Now lets have a look at what's displayed on the mantelpiece at the moment shall we?

Never bother making a snow globe with your child.  I had visions of an old mason jar filled with fine, twinkling glitter and a charmingly kitsch snow covered cottage inside.  What we ended up with was a hastily washed madras sauce jar with a plastic Mr Tumble figurine trapped inside it along with blue glitter and a blob of curry sauce that didn't quite get washed off properly.  I'm wondering how long I have to keep it on display without causing severe emotional pain to my child and crushing his artistic soul forever.  I'm giving it another 3 days, tops.

As well as Mr-Tumble-in-a-Jam-Jar, we also have a plastic Bat Cave, a Fisher Price tool bench and various occupants of Happyland decorating our living space.  Kirstie doesn't.  She has a play room.  *Bitter*

On to the garden.  Here's the patio that my husband insisted on laying himself 18 months ago. AND NEVER FINISHED.  We are not allowed to walk on it for fear of cracking the slabs or causing grievous injury to ourselves until he cements them down properly. Which will be never.

And here is that gate which we started painting last summer but ran out of paint and money half way through.

Here is what happened when Richard did some DIY in the bathroom:

And here is a fetching pile of sticks lovingly displayed on an Ikea bag that he brought home from a trip out hunting and gathering a few years ago, deposited in our (unfinished) conservatory and will not allow me to move or throw out.

It's bad isn't it?

I have always turned my nose up at new build houses.  I hate them and their, bright orange brick exteriors and faux marble fireplaces, but at the moment, the temptation is to abandon all attempts at DIY and hand crafted house items and run screaming into one, locking its PVC door behind me and never coming out again.  Failing that, fancy a house swap, Kirstie?

Thursday, 5 July 2012

Pest Control

I have this theory that normal families have houses full of stuff that doesn't break.  I'm convinced that nobody else out there has a fridge that resolutely freezes the milk no matter what we do to it.  Nobody else is still using a vacuum cleaner that's been on its last legs for 18 months ever since their toddler used it to hoover up cottage cheese.  Nobody else has a washing machine that clanks threateningly every time it's turned on, or a flying ant infestation in the kitchen or two radiators that have never ever worked even when plumbers have tried to fix them.  Everybody else can afford curtains in all of their windows, not just the ones at the front of the house, and to go on holiday once a year and to do nice things at the weekends like go to the zoo or the beach.  What are we doing wrong? Why doesn't our money even cover the mortgage and bills?  Why does every sodding thing break the minute we think we might - just maybe - have a spare 50 quid this month?

I am scene setting here, because I need you to understand exactly how annoyed we were when John From Next Door came round the other night to inform us that we have a wasps nest on our loft.  Seriously - as if we need any more household inconveniences.  Why can't they just piss off and nest on someone else's house?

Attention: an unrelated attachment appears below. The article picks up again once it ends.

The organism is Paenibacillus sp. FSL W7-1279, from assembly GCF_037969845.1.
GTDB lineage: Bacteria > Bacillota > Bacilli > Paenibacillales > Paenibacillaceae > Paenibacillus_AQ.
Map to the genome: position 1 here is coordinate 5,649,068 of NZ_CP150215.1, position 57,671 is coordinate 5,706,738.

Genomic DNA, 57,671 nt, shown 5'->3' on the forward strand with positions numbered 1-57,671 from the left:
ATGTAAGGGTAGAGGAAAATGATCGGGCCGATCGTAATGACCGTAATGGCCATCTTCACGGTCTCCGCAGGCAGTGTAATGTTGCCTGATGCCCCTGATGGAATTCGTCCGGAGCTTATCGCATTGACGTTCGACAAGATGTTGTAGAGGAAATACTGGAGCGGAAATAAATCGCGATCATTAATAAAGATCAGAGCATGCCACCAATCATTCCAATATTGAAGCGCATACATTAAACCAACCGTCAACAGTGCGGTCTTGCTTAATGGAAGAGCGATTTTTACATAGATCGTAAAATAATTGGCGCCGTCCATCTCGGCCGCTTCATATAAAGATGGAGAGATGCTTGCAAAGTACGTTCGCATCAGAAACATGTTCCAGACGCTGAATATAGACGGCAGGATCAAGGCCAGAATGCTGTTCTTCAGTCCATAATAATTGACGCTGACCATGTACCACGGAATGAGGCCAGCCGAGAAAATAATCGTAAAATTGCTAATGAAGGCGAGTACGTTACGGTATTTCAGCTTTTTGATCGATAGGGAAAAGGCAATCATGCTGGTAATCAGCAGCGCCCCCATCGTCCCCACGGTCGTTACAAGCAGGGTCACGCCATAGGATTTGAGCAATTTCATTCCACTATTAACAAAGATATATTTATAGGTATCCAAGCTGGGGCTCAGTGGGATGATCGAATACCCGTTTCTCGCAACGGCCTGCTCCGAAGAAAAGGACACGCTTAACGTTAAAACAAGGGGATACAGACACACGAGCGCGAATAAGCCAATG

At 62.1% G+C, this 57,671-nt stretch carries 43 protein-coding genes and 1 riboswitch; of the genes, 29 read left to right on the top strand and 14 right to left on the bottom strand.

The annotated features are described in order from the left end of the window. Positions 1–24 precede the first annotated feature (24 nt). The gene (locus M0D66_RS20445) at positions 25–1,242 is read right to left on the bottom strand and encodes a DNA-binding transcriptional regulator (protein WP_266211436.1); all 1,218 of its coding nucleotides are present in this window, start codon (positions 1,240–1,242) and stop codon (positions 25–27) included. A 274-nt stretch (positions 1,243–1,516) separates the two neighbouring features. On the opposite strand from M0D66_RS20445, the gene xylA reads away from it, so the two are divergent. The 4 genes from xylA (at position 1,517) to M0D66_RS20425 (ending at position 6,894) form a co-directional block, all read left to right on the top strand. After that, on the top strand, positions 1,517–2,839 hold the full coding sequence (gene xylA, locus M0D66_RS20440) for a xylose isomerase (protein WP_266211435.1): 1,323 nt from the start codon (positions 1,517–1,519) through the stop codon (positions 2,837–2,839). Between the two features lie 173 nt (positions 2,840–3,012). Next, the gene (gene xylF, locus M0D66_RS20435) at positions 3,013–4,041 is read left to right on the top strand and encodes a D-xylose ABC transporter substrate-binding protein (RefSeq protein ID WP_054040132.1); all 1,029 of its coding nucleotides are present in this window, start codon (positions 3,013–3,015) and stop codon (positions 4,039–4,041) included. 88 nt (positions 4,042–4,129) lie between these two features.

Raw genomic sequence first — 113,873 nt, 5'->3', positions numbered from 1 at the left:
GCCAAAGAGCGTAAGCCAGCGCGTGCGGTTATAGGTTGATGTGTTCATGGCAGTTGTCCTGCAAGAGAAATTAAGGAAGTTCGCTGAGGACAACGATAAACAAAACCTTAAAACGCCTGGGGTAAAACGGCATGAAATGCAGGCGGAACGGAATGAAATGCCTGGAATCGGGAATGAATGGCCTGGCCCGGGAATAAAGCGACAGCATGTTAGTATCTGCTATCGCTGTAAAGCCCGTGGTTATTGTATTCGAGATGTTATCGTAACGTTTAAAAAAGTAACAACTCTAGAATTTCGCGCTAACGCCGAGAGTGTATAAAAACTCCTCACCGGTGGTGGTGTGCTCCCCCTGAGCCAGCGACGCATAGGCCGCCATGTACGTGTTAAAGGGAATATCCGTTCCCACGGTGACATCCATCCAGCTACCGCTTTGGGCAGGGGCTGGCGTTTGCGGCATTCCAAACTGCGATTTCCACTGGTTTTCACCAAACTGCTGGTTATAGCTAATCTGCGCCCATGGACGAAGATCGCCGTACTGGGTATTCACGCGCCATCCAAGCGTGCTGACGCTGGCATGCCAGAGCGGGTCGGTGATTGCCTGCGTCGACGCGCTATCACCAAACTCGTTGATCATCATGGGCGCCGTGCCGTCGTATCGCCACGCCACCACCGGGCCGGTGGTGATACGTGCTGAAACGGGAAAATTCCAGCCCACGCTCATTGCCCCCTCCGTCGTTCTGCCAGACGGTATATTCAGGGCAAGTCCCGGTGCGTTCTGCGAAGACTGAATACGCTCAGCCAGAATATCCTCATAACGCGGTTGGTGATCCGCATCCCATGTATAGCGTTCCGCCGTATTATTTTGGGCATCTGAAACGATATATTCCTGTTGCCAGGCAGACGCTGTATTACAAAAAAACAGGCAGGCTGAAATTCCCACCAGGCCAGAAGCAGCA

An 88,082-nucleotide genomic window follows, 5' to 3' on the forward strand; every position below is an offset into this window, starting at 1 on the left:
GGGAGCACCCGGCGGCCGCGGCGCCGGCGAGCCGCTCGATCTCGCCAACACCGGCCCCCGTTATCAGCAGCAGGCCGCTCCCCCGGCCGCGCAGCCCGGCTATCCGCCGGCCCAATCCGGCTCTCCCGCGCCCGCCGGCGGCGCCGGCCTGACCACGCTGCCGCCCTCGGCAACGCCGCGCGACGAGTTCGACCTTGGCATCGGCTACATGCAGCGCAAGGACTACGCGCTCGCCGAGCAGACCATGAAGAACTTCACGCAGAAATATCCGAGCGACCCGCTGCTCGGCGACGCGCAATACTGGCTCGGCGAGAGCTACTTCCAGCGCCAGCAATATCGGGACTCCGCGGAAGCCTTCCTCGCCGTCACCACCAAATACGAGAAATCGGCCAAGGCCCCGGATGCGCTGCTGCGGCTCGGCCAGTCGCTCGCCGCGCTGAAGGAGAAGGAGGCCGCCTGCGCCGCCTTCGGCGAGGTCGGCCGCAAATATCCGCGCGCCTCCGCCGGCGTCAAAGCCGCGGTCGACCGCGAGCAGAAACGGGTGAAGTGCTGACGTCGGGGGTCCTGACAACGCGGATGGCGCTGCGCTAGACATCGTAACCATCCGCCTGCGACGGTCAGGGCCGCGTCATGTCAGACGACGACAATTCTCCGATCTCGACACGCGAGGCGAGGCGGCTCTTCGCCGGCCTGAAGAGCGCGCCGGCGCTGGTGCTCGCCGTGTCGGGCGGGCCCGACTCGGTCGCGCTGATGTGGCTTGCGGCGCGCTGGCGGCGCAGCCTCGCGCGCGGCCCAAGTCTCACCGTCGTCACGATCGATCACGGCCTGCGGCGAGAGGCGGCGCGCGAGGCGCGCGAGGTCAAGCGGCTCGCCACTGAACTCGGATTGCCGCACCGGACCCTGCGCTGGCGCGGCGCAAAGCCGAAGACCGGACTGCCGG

"I had wasps a couple of years ago," said John From Next Door, knowledgeably.  "Blasted the loft with wasp spray, stuck the hatch back on then knocked down their nest into a bucket the next day.  Done."  That sounded easy enough.  But when Richard went to investigate, he found that it was going to be impossible to tackle the nest from inside the loft and he'd need to get to it from outside, which looked very difficult indeed.

I Googled pest control and showed the page to him.

"SEVENTY BLOODY QUID?  I'M NOT PAYING SOMEONE SEVENTY BLOODY QUID JUST TO EVICT SOME WASPS" he shouted and stomped off muttering about "working my backside off for nothing",  "no holiday for 5 years" and "living on COCKING beans on toast".  He then reappeared downstairs in a self fashioned  Wasp Buster outfit (gloves, woolly hat, hooded top with hood up and only his eyes showing), brandishing the ladder and a can of insecticide.

"Do you want me to come and help?" I asked.

"No.  No.  I'll be fine.  If John From Next Door can get rid of a wasps nest then I'm sure I can.  He's seventy.  how hard can it be?"

I sat inside watching TV and listening to various scufflings and angry sounding buzzing noises from outside.  There was the odd crash, but all seemed to be going swimmingly.  Then after 20 minutes, he appeared at the front door covered in muddy water with sticks and leaves in his hair.

"Fell off the ladder," he muttered, turning a bit green.  "It's OK. Was only four feet up. Definitely haven't broken anything,  Fuckers didn't sting me," he said, looking exactly like someone who might have some pretty nasty internal injuries.  I lifted up his top to see a great red bruise about 20cm in diameter and a load of bleeding scratches down his arms and chest.

"Shall I call pest control?" I asked.

"No. Just going to go and ask John for some tips."

Five minutes later, Richard was back up the ladder, balancing on the conservatory roof on one leg with John cheerleading from his garden, cup of tea and a biscuit in his hands.  "You want a BLOODY GREAT PIPE," he shouted excitedly.  And "HIT IT WITH A BIG STICK," neither of which seemed like particularly good pieces of advice to me.

After several nailbiting minutes, Richard had sprayed all the wasps and their nest and blocked the hole up with expanding foam.  I'd like to think that this is the end of it, but have a sneaking suspicion that he's just succeeded in blocking the wasps inside the roof and one day they'll erupt out of the loft hatch in a flash mob and seek revenge.  My poor, broken husband stood at the bottom of the ladder wiping the sweat from his brow and shaking slightly.

"Was it that difficult when you got rid of your wasps, John?" he asked.

"Me?  No lad.  I got pest control in to do it for me.  Cost me 70 quid," he said, shuffling into his house.

John From Next Door is on very thin ice.